Because of its loftier height, the Crosstrek is more susceptible to crosswinds than its Impreza hatch cousin. On the highway, it also tends to wander, requiring frequent corrections to maintain a straight path. This is likely due to the off-road-friendlier tires that are fitted, and may also be a result of modified suspension geometry from the lift it receives. On rough highways, interior noise can reach a level where normal conversation is difficult. Hybrid models get various improvements to suppress noise and vibration, along with five separate upgrades to its front suspension. Together, they make it by far the most pleasant Crosstrek to drive.
2016 Subaru Crosstrek
Available EyeSight active safety makes the 2016 Crosstrek one of the most affordable ways to get top-notch tech.
The 2016 Subaru Crosstrek earns some impressive safety ratings, it benefits not just from good occupant protection, but from some great active-safety features that aren't usually in a vehicle with such a low price. Good outward visibility is another plus.
Subaru's EyeSight active-safety suite is one thing that gives the Crosstrek quite an advantage over competing models. Included in the top Limited model and available in the Premium, EyeSight packages together many impressive active-safety technologies—adaptive cruise control, automatic emergency braking, lane-departure warning, blind-spot detection, and rear cross-traffic alert. Rear cross-traffic alert was added for 2016. Additionally, blind-spot monitoring and rear cross-traffic alerts are now standard on Crosstrek Limited and Hybrid Touring models.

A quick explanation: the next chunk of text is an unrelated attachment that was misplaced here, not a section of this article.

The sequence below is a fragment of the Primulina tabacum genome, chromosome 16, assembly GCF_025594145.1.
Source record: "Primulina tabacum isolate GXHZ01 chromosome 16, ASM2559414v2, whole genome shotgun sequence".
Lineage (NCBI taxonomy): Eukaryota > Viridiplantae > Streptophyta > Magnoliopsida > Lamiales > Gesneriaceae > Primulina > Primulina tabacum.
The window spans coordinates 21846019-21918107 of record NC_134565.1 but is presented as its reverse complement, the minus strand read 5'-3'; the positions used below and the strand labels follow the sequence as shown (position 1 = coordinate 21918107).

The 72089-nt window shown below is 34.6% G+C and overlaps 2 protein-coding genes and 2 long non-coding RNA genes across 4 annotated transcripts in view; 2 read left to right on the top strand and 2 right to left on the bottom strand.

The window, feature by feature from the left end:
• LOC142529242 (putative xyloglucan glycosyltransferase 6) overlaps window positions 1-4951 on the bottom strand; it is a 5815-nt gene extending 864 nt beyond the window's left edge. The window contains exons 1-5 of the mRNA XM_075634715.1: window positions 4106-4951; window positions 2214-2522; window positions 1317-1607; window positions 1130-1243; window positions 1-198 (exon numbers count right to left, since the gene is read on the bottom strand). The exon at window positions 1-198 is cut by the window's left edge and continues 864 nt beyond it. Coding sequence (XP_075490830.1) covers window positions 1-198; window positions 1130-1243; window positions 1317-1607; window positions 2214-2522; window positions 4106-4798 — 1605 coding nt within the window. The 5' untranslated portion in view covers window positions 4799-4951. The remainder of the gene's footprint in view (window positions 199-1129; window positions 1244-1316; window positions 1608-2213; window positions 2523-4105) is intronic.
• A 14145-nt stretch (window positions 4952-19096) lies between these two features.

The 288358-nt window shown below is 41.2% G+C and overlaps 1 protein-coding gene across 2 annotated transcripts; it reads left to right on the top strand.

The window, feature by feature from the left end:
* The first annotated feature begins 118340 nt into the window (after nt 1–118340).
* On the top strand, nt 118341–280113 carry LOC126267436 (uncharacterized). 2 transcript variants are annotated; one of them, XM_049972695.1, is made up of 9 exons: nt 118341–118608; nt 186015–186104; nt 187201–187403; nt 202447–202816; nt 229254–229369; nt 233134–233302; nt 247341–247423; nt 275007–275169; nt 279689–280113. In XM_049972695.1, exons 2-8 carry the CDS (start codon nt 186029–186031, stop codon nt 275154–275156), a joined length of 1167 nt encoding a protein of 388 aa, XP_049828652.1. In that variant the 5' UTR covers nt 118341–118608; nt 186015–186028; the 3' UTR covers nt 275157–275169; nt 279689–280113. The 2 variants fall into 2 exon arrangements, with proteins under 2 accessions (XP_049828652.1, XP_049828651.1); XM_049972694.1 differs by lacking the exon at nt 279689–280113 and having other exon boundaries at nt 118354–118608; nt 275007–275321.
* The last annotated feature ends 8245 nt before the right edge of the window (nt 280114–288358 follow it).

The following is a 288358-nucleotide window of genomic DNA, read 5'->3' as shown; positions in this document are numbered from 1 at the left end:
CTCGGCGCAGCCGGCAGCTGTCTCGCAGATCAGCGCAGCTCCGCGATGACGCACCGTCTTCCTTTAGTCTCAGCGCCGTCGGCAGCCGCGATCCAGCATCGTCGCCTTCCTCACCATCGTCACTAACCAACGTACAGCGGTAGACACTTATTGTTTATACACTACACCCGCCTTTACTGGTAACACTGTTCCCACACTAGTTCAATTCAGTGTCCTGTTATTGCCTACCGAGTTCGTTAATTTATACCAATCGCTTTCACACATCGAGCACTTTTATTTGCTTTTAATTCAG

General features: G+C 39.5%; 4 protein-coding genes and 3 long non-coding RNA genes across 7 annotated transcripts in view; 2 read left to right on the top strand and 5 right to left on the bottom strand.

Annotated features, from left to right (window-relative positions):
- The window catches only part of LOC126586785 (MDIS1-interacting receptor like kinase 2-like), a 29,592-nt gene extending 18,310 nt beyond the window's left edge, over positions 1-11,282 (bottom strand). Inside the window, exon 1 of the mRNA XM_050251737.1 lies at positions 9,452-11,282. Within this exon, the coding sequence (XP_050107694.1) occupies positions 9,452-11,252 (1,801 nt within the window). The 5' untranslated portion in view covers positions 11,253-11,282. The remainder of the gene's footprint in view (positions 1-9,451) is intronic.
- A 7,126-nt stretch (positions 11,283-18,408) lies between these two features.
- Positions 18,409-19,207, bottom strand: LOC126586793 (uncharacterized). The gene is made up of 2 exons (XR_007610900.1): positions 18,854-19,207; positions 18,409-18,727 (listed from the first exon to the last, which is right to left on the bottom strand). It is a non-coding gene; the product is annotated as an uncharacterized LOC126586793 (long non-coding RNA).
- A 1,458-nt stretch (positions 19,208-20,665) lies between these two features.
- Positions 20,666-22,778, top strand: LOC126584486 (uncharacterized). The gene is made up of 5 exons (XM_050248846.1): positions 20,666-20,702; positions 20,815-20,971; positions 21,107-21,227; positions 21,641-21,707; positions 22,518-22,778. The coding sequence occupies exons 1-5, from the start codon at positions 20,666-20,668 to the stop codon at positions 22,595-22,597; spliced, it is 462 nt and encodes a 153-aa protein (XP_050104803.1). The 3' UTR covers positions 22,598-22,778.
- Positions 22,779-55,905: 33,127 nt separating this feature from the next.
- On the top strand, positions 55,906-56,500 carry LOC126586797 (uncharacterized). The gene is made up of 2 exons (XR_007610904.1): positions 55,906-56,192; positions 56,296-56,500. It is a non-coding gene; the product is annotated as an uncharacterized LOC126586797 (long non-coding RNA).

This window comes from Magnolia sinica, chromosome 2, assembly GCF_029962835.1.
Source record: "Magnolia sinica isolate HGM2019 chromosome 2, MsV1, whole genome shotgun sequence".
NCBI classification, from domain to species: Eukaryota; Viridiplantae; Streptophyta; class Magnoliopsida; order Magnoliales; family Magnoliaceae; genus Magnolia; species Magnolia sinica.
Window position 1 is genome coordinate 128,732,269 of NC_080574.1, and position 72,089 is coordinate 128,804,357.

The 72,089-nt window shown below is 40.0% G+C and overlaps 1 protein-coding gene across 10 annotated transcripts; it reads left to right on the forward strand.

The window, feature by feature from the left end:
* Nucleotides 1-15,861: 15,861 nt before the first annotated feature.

Subaru has added rollover sensors for the side-curtain bags to all Crosstreks; that's a feature the Impreza doesn’t get. Outward visibility is pretty good here, too—much better than in most other crossover vehicles, due to its reasonably low window line, relatively thin pillars front and rear, and enough rear and rear-side glass to give you a wrap-around view.
Federal regulators have given the Crosstrek four stars for frontal crash and rollover safety, but it earns a full five stars for side impact, and in the overall rating. The IIHS deems the Crosstrek a Top Safety Pick+, awarding it the top rating of "Good" in every test it conducted, including both small- and moderate-overlap front crash, plus side- and rear-impact testing, as well as roof strength test.
2016 Subaru Crosstrek
With infotainment systems upgraded, and an excellent feature set, the 2016 Subaru Crosstrek is an excellent value.
There are three different trim levels for the 2016 Subaru Crosstrek—base, Premium, and Limited—and while the Limited models do add a lot more equipment, it's probably the mid-range Premium model that best straddles the line between appreciated extra conveniences and this model's utilitarian mantra.
At the base level, the Crosstrek includes air conditioning, power accessories, cruise control, keyless entry, and a rear cargo tray that can be hosed off. There's also a roof rack that will hold up to 150 pounds.